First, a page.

Today, I came across a blog post at Mormon Matters, posing the question, "Is the Internet a Urim & Thummim?" This sounds strange to the point of near nonsense, I'm sure, to those of you who are not Mormon. But it does have meaning for Mormons, whose scriptures contain this prophecy from Joseph Smith:
Alan Leigh pointed out to me an interesting PC Magazine article, which reviews a book, "Web Surfers Evolving into Superior Humans", by neuroscientist Gary Small. In the book, Small argues that contemporary infotech is affecting human evolution by providing persons adept at using technologies such as internet searching and text messaging with social selection advantages. Such an observation is consistent with general Transhumanist observations, and illustrates how even marginal advances in our technology (let alone dramatic advances in biotech or nanotech) are contributing toward environmental factors that determine fitness of individuals within their context. So, now that you, dear reader, understand that you have an evolutionary advantage, are you going to use it egotistically or altruistically -- to benefit yourself exclusively or all of us? How do you spend your web surfing time?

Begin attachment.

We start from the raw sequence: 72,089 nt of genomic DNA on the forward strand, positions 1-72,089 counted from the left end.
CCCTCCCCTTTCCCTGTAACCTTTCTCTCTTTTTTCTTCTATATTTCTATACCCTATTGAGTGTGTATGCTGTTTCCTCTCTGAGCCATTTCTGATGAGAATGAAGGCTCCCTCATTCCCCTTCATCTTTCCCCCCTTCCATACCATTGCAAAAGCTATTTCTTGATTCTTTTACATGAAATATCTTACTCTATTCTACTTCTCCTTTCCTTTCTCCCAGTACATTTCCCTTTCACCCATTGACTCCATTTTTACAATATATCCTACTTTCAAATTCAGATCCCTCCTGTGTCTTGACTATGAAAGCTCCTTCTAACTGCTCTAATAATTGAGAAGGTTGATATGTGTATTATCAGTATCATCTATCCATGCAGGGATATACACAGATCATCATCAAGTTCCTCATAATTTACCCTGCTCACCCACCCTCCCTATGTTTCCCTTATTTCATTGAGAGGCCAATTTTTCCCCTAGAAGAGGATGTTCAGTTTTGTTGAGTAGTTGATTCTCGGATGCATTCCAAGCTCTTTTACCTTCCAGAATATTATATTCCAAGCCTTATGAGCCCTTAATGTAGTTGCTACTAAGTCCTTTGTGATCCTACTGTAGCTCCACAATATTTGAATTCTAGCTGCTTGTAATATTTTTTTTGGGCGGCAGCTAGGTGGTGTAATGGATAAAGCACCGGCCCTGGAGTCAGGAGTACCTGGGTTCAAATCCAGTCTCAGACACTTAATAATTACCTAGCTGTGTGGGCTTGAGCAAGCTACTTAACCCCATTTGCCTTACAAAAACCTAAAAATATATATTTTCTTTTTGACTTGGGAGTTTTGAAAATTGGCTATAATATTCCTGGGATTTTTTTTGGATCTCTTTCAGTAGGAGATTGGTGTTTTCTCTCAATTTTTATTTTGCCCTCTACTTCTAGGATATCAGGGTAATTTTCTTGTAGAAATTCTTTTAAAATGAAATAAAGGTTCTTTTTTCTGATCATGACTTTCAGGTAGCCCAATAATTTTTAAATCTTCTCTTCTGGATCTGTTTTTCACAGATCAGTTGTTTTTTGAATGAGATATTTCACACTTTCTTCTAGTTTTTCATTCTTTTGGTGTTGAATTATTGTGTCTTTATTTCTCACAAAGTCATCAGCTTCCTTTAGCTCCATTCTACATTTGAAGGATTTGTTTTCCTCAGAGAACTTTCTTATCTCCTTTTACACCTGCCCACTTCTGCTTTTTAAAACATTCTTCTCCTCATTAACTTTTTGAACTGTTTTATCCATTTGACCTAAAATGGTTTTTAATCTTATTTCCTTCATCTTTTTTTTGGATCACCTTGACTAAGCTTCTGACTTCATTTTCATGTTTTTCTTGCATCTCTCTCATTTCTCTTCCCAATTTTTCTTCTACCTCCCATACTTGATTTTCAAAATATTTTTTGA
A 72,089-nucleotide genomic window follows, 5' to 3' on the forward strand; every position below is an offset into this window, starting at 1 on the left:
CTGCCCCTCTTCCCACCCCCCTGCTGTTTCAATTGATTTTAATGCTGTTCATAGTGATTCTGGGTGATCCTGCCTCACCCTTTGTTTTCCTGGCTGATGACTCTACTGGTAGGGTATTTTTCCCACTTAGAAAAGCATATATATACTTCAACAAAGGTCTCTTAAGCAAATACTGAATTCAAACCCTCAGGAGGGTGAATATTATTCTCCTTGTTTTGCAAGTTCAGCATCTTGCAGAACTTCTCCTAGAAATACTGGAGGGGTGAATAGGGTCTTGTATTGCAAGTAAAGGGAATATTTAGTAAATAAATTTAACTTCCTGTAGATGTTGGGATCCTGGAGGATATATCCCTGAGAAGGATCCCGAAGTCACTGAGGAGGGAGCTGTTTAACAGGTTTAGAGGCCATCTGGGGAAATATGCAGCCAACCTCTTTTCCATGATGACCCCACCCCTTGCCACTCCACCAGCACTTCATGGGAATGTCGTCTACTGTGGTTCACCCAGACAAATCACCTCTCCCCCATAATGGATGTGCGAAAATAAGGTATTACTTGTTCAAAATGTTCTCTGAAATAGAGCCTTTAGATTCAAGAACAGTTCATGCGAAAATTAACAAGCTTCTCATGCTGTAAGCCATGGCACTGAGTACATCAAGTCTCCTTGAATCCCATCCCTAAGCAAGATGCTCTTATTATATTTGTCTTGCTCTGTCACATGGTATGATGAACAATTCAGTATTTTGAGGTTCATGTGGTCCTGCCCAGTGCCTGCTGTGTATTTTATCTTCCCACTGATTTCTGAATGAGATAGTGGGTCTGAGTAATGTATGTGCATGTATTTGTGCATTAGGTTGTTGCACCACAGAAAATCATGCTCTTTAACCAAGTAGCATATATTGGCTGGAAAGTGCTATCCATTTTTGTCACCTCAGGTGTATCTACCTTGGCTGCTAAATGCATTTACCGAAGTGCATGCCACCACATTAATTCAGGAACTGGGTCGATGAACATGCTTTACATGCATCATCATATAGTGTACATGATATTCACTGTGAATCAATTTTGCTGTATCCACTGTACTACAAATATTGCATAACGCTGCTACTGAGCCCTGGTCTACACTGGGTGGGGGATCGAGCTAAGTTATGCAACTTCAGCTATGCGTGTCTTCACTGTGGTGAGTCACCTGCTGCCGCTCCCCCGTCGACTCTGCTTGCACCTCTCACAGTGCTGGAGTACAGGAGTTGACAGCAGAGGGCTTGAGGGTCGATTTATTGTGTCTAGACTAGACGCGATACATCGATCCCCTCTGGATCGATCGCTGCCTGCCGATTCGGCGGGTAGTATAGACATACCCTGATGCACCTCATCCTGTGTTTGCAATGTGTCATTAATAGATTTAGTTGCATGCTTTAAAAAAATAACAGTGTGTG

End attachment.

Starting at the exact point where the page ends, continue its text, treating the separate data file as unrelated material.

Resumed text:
I recently received a letter, written neatly by hand and sent through the post (yes, that still happens), from a kind friend with a question regarding the New God Argument. The question and answer are worth sharing here. So, with names removed to protect the innocent, here's the letter, with the question in bold:
Californians will soon be voting on proposition 8, which would amend their state constitution to define "marriage" as being between one man and one woman, exclusively. The Church of Jesus Christ of Latter-day Saints, by far the largest Mormon denomination and the church of which I am a member, is perhaps the foremost proponent of the proposition. The Church has encouraged members to donate time and money to the cause. From what I understand, members in California have been calling around and going door to door asking others to vote for the amendment. As documented by mormonsfor8.com members have also donated at least eight million dollars toward advertising in favor of the amendment; this represents nearly half of all money donated to the broader Protect Marriage campaign.